In this Veteran Spotlight, NCA intern, Maari Weiss, offers the story and Veteran’s legacy of George DeLong. Mr. DeLong was serving on the USS Oklahoma at Pearl Harbor when the Japanese attacked on that Sunday morning in 1941. He shared his story of that day and the rest of his service in World War II with the Veterans History Project of the Library of Congress. We always enjoy Maari’s research and work to bring Veteran’s stories from those archives to the Veterans Legacy Program.
DeLong’s vivid recollection offers an insight into that infamous day, and his is not alone. He persevered in service after December 7, 1941, and served in a variety of ways. His service in the Navy influenced the rest of his life.
Up until he decided to enlist in the United States Navy to “see the world” in January 1941, George Albert DeLong had lived in Annville, Pennsylvania. He had graduated high school less than a year before that. He was born and raised in Annville, and he had a job in a local factory. When he started out in the Navy, he had no idea that, within the first year, he would survive one of the worst attacks the United States has ever faced.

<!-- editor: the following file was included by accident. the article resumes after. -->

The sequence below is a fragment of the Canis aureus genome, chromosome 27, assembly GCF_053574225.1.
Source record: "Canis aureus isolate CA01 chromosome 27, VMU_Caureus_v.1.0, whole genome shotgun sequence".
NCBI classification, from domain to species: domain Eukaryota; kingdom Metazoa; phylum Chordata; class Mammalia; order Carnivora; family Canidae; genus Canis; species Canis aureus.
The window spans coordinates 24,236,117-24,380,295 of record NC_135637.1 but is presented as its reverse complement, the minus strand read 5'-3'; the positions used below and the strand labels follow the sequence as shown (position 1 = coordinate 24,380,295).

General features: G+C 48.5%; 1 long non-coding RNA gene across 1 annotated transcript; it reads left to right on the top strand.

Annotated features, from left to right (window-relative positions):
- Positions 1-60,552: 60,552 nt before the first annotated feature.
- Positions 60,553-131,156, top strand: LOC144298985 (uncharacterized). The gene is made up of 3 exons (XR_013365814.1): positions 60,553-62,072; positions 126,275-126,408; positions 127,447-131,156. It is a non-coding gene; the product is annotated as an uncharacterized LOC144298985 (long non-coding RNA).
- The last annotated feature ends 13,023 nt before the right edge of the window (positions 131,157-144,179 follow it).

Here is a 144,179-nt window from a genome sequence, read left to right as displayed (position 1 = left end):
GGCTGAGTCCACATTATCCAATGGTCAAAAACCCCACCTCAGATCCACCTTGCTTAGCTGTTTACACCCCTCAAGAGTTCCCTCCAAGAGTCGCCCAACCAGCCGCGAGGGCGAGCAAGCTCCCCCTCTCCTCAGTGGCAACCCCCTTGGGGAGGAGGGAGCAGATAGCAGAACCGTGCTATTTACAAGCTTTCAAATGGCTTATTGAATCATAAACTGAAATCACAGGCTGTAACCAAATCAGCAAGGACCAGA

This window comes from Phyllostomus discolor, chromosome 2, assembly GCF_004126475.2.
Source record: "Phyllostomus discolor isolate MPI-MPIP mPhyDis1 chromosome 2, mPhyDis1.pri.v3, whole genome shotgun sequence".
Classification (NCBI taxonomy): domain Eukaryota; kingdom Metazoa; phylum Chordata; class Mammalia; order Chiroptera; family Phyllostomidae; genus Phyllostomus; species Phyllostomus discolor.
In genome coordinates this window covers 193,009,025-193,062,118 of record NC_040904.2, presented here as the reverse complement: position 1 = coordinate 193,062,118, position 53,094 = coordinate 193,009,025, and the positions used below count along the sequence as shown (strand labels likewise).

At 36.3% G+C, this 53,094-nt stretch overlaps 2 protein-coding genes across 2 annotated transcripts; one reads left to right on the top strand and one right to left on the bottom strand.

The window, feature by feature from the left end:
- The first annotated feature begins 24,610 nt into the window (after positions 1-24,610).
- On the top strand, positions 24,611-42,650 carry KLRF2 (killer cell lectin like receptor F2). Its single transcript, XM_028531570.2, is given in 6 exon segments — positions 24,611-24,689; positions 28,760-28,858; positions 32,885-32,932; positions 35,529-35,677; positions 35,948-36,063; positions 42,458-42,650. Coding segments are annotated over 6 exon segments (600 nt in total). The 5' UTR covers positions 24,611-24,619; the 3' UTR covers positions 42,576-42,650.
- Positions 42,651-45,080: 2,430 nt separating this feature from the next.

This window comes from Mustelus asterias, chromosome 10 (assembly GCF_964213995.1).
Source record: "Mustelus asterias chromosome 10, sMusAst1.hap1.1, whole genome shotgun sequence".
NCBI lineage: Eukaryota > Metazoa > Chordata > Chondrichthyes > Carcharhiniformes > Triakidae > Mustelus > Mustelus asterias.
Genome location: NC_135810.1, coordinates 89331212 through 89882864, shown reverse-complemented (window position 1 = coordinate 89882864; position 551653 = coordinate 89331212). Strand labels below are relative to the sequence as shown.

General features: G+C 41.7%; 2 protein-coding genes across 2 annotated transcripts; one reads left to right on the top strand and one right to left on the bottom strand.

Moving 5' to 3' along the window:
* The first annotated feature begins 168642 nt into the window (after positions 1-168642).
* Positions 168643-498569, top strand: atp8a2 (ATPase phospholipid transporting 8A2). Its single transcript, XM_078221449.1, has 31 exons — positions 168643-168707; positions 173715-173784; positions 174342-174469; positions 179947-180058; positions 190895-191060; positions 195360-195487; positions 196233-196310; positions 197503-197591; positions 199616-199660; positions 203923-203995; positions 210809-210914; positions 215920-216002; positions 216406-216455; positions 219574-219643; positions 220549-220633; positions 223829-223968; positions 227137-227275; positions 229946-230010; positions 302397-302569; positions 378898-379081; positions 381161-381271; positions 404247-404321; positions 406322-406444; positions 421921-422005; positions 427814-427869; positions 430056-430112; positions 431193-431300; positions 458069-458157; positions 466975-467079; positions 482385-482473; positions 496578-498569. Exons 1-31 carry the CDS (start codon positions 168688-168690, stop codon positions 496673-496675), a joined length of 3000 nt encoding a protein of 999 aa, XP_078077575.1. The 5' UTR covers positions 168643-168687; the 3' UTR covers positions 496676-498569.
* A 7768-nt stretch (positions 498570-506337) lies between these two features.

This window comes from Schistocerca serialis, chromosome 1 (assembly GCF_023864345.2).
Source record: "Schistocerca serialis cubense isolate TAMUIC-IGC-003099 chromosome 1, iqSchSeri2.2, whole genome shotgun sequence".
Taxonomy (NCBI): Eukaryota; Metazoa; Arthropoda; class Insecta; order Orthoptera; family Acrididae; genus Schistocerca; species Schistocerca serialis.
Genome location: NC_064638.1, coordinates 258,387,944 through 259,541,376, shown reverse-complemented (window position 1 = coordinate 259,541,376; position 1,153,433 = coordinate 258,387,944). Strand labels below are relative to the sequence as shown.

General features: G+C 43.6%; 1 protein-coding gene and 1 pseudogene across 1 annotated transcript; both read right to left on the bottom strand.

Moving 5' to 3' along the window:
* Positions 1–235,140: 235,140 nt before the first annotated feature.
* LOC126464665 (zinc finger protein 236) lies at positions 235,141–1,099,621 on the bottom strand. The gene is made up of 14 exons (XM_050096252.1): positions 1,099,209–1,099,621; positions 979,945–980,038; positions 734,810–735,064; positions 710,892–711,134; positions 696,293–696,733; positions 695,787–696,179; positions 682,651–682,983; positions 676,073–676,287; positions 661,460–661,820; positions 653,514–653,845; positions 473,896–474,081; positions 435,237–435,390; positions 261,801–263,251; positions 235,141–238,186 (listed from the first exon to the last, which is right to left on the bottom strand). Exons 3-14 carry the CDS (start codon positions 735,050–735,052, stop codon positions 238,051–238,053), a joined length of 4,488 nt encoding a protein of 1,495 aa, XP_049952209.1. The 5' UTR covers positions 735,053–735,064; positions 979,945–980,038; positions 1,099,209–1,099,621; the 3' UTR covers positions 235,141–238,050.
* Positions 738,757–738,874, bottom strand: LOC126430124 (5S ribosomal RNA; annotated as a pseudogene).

DeLong went to Quartermaster school in California after his recruit training and afterward he was assigned to the USS Oklahoma, a battleship in the Pacific Fleet. The ship was stationed in Pearl Harbor and, when the Japanese attacked on December 7, 1941, he was trapped on board, along with seven other men. In describing his experience on that fateful day, DeLong remembered that “[t]here was a moment of panic when we first realized we were trapped…we looked at each other in stunned silence.” They did not know what had happened yet, but they all decided together to stay where they were rather than risk getting stuck trying to move. Luckily, none of them were seriously injured. The group tried to shift to a higher position and “started fighting off the incoming water.” Then, everything tipped over and all of the enormous machinery – “TONS of machinery” – that they had thought was secure fell. Water came in through the air vents into the small area where they were waiting for help, and they used a rolled up mattress to stop it, after first trying to use clothes and blankets. DeLong recalled that they “didn’t dare go near the water.” Their flashlight wasn’t working properly, especially by the end, which left them in the dark. Then, someone made a joke, which really helped all of their morale, “set[ting] a tone that kept everybody on an even keel.”